$37.12 donated in past month
From the Open-Publishing Calendar
From the Open-Publishing Newswire
Indybay FeatureRelated Categories: Santa Cruz Indymedia | Environment & Forest Defense
Drought Demands New Water Policy in Santa Cruz
Water Supply Security Needs More that Baseline Options
Everyone knows that California is experiencing one of the worst droughts in its history. And while we in Santa Cruz may be enjoying another day in Paradise, our city has not otherwise escaped the straightjacket of the ongoing water shortage. Because of this heightened awareness about the questionable future of our water supply, the word conservation is on the minds of every resident and on the lips of every elected official and city staffer. But what, precisely, do we mean when we consider conservation measures as a viable approach to water sustainability? Civic leaders have suggested simply using less water and have created very modest programs to make low flow toilets and fixtures available to residents. Conservationists recommend the policies of water transfer and water neutral development. But these are not realistic “endgame” solutions. Indeed, what has been advocated thus far has, in my view, established only a baseline policy and assiduously avoids asking the difficult questions that may actually lead to water supply security. So let’s consider a couple.
We should be asking why a policy or program has not been developed that would offer financial incentives to every homeowner willing to install grey water re-catchment or “laundry to landscape” systems that could easily and safely reuse existing household water. We should be asking why a similar policy has not been developed that would offer incentives to every homeowner who would be willing and able to install rainwater catchment systems large enough to make the effort worthwhile. The city program which offers 65 gallon barrels to residential water users doesn't even qualify as a “baseline” program. Rather, we should be looking at inexpensive and space practical catchment barrels of 250 gallons or more that could have a significant impact on potable water use in the near term.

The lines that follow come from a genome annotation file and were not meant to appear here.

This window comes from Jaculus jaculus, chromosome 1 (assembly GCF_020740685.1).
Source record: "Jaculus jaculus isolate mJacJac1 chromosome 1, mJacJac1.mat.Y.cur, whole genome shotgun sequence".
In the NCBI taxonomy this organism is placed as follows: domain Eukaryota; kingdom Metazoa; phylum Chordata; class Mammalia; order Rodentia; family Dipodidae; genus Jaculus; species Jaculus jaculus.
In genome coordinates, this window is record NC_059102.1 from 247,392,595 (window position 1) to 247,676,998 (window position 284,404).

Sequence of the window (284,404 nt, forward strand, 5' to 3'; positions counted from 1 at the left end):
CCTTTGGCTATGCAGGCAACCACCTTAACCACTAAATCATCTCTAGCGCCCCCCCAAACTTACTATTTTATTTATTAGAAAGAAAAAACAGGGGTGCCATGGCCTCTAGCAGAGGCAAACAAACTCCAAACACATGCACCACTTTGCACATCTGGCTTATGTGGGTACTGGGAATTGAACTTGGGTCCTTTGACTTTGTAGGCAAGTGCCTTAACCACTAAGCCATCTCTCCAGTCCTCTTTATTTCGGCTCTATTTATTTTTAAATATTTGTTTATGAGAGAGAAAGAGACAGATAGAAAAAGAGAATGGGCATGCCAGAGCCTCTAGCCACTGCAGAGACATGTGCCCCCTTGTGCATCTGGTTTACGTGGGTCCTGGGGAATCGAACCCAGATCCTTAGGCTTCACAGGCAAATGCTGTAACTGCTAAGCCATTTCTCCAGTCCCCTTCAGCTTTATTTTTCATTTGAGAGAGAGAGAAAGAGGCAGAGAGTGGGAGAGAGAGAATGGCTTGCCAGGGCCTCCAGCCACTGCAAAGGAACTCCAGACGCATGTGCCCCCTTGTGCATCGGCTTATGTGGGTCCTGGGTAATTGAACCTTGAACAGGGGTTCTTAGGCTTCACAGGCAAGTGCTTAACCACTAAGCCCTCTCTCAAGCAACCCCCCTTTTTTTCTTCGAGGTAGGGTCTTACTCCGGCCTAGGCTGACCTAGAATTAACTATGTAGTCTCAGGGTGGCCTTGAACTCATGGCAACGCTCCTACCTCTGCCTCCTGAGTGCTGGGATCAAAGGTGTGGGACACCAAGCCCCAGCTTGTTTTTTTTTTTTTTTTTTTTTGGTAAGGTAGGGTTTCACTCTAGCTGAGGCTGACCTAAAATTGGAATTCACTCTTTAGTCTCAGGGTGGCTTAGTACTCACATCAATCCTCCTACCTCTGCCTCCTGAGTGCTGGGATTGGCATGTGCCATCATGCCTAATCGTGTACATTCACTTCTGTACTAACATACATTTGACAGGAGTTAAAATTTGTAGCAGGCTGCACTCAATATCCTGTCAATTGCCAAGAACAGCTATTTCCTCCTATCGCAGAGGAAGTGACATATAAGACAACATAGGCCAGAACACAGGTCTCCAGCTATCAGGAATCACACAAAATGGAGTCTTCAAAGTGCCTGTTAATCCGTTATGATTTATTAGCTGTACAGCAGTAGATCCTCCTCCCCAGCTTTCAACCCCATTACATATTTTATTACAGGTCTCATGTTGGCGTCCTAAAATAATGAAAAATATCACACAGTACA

And here's a question that hasn't been asked much less answered as we assess our community's future water supply: Why hasn’t the City of Santa Cruz, which has such a well established and reasonably well implemented Storm Water Management System, invested at least some time and energy into thoroughly investigating the creation of a Storm Water Recapture and Reuse System? Is even one drop of the storm water that washes into our sewers and drains recaptured for any use? That's a question every resident of Santa Cruz should be asking; and they should be asking it to their elected officials and their Water Department today and every day until they get a satisfactory answer.
The future sustainability of our water supply is perhaps the single most challenging issue that faces our community today. Tomorrow may bring new thoughts and new beginnings and we can look with great hope to waste water recycling which may be as few as five years away and would create many millions of gallons of new, potable water. But for today, we need to ask the important questions in order to meaningfully push the “baseline” of water security models past the present limited thinking. On an issue of this importance, our reach must surely exceed our grasp.